Derbyshire council chief denies claims adult day centres have been ‘mothballed’

An adult care chief has denied claims four day centres for people with learning disabilities have been ‘mothballed’, despite revealing they were not operational prior the end of a public consultation over their potential closure.

By Christina Massey
Tuesday, 21st June 2022, 7:43 pm

The day centres in Ashbourne, Wirksworth, Renishaw and Oxcroft Lane, Bolsover, were all earmarked for closure in phase one of Derbyshire County Council’s proposed day service redesign, however enquiries by the Local Democracy Reporting Service revealed they were already disused prior to the conclusion of the consultation on Sunday, June 19.

Responding to the accusations of opposition councillors, Conservative Cabinet Member for Adult Care Councillor Natalie Hoy stated: “We would not mothball our day centres.”

The authority maintains it is ‘not correct’ to describe Oxcroft Lane as closed, as services have been ‘concentrated’ at Carter Lane, Bolsover.

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County councillors Mick Yates and Joan Dixon join Bolsover town councillor Cathy Jeffery and Bolsover district councillor Donna Hales outside Oxcroft Lane, Bolsover.

Similarly services at Renishaw have been moved to Coal Ashton.

The council says there were only two service users attending Ashbourne and Wirskworth day centres, both of whom now have alternative provision.

Coun Hoy said: “During the pandemic we had to adapt some of the services we offered to ensure the safety of people using the centres and our staff, and as we come out of the pandemic we continue to run nine day centres although demand is very low for some of them, as people have found alternatives which better suit their needs.”

However the news has been met with suspicion by the opposition, who feel the outcome of the consultation has already been predetermined.

Labour Leader Councillor Joan Dixon commented: “It feels like a fait accompli.”

She added: “It’s almost making a mockery of the consultation process.”

The day centre closure proposals follow hot on the heels of a decision by the authority to close seven care homes for the elderly, despite the negative feedback of a public consultation, because it claimed their poor state of repair made them unsafe.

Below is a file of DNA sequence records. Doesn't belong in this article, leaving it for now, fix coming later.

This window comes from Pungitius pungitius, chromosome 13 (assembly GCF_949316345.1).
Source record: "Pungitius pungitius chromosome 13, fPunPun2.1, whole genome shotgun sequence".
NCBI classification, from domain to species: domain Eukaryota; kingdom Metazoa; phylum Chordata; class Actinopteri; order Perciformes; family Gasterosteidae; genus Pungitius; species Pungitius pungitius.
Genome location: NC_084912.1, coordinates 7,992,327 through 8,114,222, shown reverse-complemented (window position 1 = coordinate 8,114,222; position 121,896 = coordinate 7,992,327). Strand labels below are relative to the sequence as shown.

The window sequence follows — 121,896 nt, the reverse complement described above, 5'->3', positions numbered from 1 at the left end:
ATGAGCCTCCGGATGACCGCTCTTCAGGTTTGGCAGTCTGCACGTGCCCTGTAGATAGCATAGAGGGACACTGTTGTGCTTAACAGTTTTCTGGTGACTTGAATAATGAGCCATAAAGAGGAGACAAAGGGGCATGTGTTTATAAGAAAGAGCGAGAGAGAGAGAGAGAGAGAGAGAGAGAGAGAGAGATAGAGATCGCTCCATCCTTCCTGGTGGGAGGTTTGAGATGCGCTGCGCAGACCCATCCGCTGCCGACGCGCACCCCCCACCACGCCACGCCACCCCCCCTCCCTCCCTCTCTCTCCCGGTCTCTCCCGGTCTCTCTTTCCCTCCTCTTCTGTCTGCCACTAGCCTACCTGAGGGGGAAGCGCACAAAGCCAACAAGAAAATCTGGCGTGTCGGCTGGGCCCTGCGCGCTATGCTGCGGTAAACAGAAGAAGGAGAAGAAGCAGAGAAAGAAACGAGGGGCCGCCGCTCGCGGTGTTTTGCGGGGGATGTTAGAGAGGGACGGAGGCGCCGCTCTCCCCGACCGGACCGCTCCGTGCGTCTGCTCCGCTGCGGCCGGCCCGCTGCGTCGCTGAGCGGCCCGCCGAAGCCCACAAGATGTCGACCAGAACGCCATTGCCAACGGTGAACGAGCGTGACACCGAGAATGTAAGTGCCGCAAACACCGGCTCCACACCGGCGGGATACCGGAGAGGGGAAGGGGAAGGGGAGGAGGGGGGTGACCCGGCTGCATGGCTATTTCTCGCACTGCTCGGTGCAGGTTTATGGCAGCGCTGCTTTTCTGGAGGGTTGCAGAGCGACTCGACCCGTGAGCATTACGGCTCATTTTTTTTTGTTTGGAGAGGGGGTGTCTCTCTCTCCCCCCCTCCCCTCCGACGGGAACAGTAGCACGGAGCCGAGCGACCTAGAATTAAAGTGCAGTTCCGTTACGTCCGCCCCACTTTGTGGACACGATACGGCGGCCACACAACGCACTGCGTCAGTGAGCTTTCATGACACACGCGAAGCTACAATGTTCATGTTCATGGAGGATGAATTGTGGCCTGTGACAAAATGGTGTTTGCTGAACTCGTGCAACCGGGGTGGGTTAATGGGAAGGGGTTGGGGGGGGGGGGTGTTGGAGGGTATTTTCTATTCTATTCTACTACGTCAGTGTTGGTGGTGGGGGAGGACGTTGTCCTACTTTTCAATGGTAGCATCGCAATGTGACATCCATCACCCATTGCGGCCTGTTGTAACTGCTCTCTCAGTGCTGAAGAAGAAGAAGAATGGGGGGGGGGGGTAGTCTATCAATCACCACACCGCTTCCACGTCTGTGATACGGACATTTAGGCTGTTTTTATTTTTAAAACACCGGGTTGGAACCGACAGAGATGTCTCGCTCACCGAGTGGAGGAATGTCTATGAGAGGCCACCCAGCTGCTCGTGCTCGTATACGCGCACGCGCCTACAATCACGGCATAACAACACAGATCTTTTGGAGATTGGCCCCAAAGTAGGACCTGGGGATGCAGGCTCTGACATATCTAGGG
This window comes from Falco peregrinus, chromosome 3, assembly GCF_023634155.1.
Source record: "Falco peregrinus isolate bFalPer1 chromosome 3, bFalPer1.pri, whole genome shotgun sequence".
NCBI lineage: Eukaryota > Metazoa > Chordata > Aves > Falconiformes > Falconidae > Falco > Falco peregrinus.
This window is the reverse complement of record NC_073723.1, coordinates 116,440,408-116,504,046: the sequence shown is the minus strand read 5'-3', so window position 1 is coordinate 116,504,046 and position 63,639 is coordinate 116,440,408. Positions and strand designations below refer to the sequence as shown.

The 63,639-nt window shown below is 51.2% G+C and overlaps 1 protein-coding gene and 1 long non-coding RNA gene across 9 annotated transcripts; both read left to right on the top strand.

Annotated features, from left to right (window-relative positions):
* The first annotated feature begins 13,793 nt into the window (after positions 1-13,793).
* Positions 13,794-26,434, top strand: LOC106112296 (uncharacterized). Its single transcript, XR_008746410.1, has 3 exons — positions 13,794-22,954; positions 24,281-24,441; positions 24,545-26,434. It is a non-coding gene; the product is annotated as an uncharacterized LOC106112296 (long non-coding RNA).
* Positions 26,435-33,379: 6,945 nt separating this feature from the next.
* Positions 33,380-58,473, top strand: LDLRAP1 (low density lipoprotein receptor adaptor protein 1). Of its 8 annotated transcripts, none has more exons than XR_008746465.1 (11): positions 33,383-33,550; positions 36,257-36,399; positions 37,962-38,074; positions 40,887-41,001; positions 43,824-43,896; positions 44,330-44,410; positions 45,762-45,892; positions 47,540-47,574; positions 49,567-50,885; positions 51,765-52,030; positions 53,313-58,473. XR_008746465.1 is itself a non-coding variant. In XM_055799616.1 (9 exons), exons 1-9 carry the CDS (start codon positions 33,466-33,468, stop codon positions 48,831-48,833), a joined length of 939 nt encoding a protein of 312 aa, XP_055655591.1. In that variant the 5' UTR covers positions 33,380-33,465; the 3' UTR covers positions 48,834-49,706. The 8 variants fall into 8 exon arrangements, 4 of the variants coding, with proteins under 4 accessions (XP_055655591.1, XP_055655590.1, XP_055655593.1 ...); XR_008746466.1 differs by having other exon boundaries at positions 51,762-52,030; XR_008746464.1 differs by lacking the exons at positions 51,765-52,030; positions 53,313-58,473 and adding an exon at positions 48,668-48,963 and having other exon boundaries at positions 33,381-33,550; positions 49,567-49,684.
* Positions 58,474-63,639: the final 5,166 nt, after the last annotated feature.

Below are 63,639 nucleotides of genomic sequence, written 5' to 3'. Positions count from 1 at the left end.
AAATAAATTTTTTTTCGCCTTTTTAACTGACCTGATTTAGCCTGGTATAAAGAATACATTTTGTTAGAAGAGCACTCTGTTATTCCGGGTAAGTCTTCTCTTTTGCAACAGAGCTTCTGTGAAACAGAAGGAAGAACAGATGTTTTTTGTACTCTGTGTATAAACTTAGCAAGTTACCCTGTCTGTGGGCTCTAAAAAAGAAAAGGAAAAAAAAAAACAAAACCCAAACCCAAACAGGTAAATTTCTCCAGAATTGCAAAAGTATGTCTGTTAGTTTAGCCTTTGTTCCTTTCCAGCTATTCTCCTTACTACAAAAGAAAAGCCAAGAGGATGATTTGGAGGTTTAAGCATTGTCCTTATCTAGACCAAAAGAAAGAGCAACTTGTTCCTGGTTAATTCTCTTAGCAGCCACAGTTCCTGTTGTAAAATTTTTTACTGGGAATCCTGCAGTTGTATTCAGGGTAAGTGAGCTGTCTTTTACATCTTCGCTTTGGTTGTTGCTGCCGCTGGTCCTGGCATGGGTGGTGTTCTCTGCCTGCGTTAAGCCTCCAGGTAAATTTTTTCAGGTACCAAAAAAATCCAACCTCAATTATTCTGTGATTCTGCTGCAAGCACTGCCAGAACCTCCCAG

Coun Dixon questioned why the council was putting residents through another consultation process.

“People think that if they make a submission and tell their story that they’re going to be listened to, but they won’t listen,” she said.

However Coun Hoy was adamant people’s views were being listened to and no decision had been made.

She said many people didn’t want a ‘building-based service’ any more.

“They want a package that means they can go swimming, they can do activities with their friends, they can go to the cinema, they want employment opportunities, they want accommodation opportunities,” Coun Hoy commented.

The council has proposed employing community connectors to initially work with service users and put together an individual package based on their needs.

Coun Hoy explained: “They’ll speak to the local community and find out everything that the community has to offer based on the needs and wants of the person and to give them a package that’s tailored to them.”

Community connectors will help service users find employment and volunteer opportunities where appropriate, however many have criticised the service, saying many people with severe learning disabilities are incapable of working or volunteering.

Coun Hoy said she was aware independence ‘wasn’t something everybody could have’, which was why the council was proposing to keep the following four day centres open – No Limits (Chesterfield), Parkwood (Amber Valley), Outlook (Long Eaton) and Alderbrook (High Peak).

She stated: “Those with more complex needs would still be able to access day centre-based services and we have pledged that we will meet travel costs to centres for those current and new service users, should the proposals be agreed.”

The cabinet member responded to comments from opposition councillors that the Conservative Party was ‘ideologically driven’ by a view that care services should be provided by the private sector.

“I think the reason we’re here as politicians is to deliver the best service we can for the people of Derbyshire, sometimes that’s done in house and sometimes that’s working with our partners,” Coun Hoy said.

“Partnerships are very important for any authority.

“So it’s important that we provide some of the services ourselves, but we should use our partners as well.”

The council is proposing to work with partners in the volunteer and private sector to continue the delivery of services to people with learning difficulties, however this has raised concerns for some.

Councillor Donna Hales, of Bolsover District Council, said: “We’re going to try and rely upon the voluntary sector to be regulated.

“I really do worry about safeguarding issues.”

She commented that many private sector workers were ‘poorly paid and deskilled’.

Phase two of the proposals would see services in Amber Valley moved from Whitemoor to Parkwood, followed by the closure of services in Coal Ashton (North East Derbyshire), Carter Lane (Bolsover), Whitwell (Bolsover) and Newhall (South Derbyshire).